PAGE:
There are far too many Software as a Service plays being started up. How many online CRM systems does the world need?

Cloud Computing is real. I believe that it will be bigger than the first Internet wave. Cloud Computing is the next huge opportunity and the next crash all rolled into one.

Cloud Computing is an enabling technology. It lets startups build companies faster. It also let's them die faster. No data center to break down and sell on Ebay. The company stops paying it's compute bill and the data vanishes. Like a cloud. :)

Tuesday, February 10, 2009

GoGrid command Line tool

GoGrid has a command line tool called cloudcontrol. I replicated most of the features in a script called gogrid in cloudwizard/bin. I did not bother with some of the load balancer features. I did add a nice ssh feature.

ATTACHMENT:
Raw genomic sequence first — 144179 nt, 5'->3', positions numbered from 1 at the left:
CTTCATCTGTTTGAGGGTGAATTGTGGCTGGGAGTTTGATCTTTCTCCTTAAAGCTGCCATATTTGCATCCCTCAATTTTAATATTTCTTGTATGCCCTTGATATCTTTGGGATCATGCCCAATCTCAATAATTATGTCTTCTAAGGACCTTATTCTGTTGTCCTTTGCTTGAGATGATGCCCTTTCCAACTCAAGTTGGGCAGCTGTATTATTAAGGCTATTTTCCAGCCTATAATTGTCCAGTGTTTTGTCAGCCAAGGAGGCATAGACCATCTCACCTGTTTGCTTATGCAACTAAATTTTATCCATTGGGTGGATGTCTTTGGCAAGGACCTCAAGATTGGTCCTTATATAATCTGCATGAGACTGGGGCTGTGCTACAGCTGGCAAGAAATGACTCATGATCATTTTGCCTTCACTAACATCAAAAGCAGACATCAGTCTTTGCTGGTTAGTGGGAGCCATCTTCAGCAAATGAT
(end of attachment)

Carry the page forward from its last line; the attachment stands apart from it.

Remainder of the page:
gogrid -c ssh --id IdOfServer
will find the password and give you a commandline direct to the server.

Monday, February 9, 2009

Adding GoGrid

I added the GoGrid API over the weekend. It was very simple. It only covers the compute portion. I could not get the storage function to work.

There were a few confusing things like the IP interface. If I start a server, why doesn't it just use the first unassigned IP? I am guessing that the API did not want to guess whether you wanted a public or private IP. I added that functionality with a public default.

There is a goofy thing with the API. Each server can be identified with a name or an Id. The name is not required to be unique but they do not issue an Id until the server is completely up.